You’re probably familiar with Leapfrog’s interactive products, which use sound effects, games, and visuals to teach skills in phonics, reading, and math. If you’re a parent, chances are there’s at least one in your house right now. Since 1999, the Leapfrog SchoolHouse division has brought the company’s technology to the classroom, too, with a range of programs for preK-8th grade, all designed to meet state and national standards. Among the most popular offerings are “The Literacy Center”, an early literacy program for preK-2nd grade; “Language First!”, an English language development system; and “Ready, Set, Leap!”, a reading readiness curriculum for preschoolers. Over 14,000 classrooms nationwide have implemented Leapfrog SchoolHouse, including more than 30 schools in NYC.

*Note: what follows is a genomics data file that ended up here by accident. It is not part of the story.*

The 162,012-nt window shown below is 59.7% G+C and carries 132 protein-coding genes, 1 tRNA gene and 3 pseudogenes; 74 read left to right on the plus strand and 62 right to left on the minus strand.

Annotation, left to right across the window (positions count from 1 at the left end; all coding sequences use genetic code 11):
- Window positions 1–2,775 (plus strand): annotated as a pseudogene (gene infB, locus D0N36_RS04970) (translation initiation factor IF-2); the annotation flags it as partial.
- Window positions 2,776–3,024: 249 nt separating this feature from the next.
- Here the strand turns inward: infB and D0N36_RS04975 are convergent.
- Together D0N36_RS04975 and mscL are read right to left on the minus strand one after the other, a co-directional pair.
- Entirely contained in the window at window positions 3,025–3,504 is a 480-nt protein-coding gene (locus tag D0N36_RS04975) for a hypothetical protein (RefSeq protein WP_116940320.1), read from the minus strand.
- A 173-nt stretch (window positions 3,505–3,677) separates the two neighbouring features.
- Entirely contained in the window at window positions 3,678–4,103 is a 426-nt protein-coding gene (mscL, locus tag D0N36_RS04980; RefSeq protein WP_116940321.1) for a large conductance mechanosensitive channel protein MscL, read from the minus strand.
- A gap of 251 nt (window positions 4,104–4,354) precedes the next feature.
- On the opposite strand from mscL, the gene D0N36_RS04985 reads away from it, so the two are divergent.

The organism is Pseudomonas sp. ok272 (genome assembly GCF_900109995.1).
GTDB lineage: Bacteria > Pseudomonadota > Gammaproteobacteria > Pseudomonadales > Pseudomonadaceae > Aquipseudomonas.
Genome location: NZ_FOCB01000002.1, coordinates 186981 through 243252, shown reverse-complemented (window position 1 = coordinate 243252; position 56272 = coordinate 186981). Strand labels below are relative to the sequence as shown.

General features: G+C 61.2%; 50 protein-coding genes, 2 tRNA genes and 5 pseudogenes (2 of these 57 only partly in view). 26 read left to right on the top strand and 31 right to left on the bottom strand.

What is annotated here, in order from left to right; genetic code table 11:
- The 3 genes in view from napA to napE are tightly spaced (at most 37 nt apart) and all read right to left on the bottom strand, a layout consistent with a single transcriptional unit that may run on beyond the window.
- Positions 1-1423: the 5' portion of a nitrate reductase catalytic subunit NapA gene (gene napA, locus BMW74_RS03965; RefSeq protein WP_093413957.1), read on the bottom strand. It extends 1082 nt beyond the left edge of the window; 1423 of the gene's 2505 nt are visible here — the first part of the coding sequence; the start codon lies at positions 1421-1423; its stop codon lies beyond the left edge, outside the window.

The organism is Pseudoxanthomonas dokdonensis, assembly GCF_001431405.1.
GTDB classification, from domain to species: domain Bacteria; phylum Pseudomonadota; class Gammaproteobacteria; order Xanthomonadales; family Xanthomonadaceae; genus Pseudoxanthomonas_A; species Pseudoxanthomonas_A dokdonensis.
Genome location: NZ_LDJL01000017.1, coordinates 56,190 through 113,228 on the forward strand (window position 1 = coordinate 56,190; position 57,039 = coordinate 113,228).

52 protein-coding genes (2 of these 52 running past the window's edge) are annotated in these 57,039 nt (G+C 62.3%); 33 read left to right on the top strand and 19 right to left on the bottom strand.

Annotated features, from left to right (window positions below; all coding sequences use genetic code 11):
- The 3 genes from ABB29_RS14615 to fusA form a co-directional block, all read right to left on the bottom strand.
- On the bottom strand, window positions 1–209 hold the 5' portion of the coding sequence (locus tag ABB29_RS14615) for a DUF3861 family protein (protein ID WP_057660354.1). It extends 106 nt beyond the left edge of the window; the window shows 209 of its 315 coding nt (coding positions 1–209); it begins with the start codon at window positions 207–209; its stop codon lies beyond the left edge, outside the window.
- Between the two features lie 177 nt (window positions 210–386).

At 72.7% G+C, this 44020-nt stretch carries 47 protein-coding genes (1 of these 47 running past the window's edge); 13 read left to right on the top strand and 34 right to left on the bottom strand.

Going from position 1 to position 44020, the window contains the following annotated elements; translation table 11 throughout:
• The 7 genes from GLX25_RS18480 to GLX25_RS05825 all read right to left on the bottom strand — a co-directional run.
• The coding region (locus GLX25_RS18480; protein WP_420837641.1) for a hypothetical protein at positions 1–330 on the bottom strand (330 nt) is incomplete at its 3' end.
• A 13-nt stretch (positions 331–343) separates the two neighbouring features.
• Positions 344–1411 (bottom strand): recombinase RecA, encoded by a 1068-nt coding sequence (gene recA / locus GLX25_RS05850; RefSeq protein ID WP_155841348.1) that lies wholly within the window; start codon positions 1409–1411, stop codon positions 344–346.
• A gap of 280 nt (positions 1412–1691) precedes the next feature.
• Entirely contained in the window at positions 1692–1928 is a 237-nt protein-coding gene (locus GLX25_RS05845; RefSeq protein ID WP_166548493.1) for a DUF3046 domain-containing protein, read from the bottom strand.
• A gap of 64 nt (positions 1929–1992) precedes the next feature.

This past October, five NYC-area schools shared a $125,000 donation from LeapFrog to fund the installation of the LeapTrack Assessment and Instruction System; included were P.S. 44 in Bedford-Stuyvesant, and P.S. 399 in Flatbush. To choose the schools, LeapFrog SchoolHouse partnered with the NYC Board of Education, administration and participating principals to identify the most at-risk schools, representing low-income, free and reduced lunch, and special needs students. Donations were made in the hopes of “closing the achievement gap.” “We wanted to leverage it for kids whose parents aren’t in the economic position to buy one of these things,” says Maureen Gravioli, director of product marketing for LeapFrog SchoolHouse. Gravioli touts the accessibility of the products. “They run on batteries and they’re portable,” she says. “You don’t need to have the wizard behind the curtain helping you figure out how to work it. You put the headphones on and press ‘go’.” While Leapfrog SchoolHouse has been in NYC for almost three years, only in the past 6-9 months has the core program been adapted on a large scale. This expansion is due in part to the No Child Left Behind (NCLB) Act, the controversial education reform law designed to improve academic achievement with a focus on low-performing schools. NCLB asks that schools accommodate more special ed students, as well as boost their English language development and after-school programs. Leapfrog SchoolHouse aims to provide tools that address these concerns. Perhaps the most widely used and successful of these tools is the LeapTrack System. Its primary function is to help teachers effectively manage a large range of skill levels — a challenge in overcrowded urban classrooms. Here’s how it works: Children use personal desktop LeapPads or Quantum Pads, complete with headphones and stylus, to work on standardized tests and other level-appropriate exercises. When they are finished, the teacher removes a cartridge from the LeapPad that records student data. The cartridge is then plugged into the teacher’s computer, where results are formatted into reports that gauge student performance against state standards. From there, teachers can prescribe a “learning path” with specialized content based on individual strengths and weaknesses. LeapTrack’s formalized reports also serve a secondary purpose: They help schools to meet the NCLB requirement that the state be provided with assessments of every public school student’s progress in reading and math from grades 3-8. At P.S. 44 in Bedford-Stuyvesant, principal Deborah Knight is optimistic about what LeapTrack can do for her students. “I hope it helps children to become independent,” she says. “I hope it helps them with reading fluency and gives them strategies to use when they come across tricky language.” When Knight first learned of the grant, “I told them I wasn’t going to accept it because I couldn’t have my teachers go through any more training,” she says. “They were already overwhelmed.” Happily, Knight and LeapFrog SchoolHouse were able to devise a plan that would allow students to benefit from the products without putting added stress on staff: They got the parents involved. LeapTrack has now been added to the school’s Saturday Family Literacy Program, where kids and parents work together on LeapTrack material, taking pressure off teachers. “Children enjoy it,” says Knight. “They like the fact that they have their own individual component to work from. The fact that they get feedback right away is very positive. And parents are pleased!” Soon, LeapTrack will be a part of P.S. 44’s literacy intervention program for grades 2 and 3. Also in the works is the installation of Language First! for students learning English as a second language. “What we’re waiting for is laptops from the Board of Ed,” says Knight. (Teachers need their own computers to supervise the LeapTrack system). Interestingly, Knight had never heard of LeapFrog before receiving the grant. “I wasn’t really familiar with LeapFrog, then I found out from many staffers or parents, ‘Oh, I bought that for my niece or nephew or daughter,’” she says. Currently, 43 percent of P.S. 44 students are on or above grade level. “Our literacy is getting better, but we’re not yet where we want to be,” says Knight. “LeapFrog is just another dimension to help us move in the right direction.”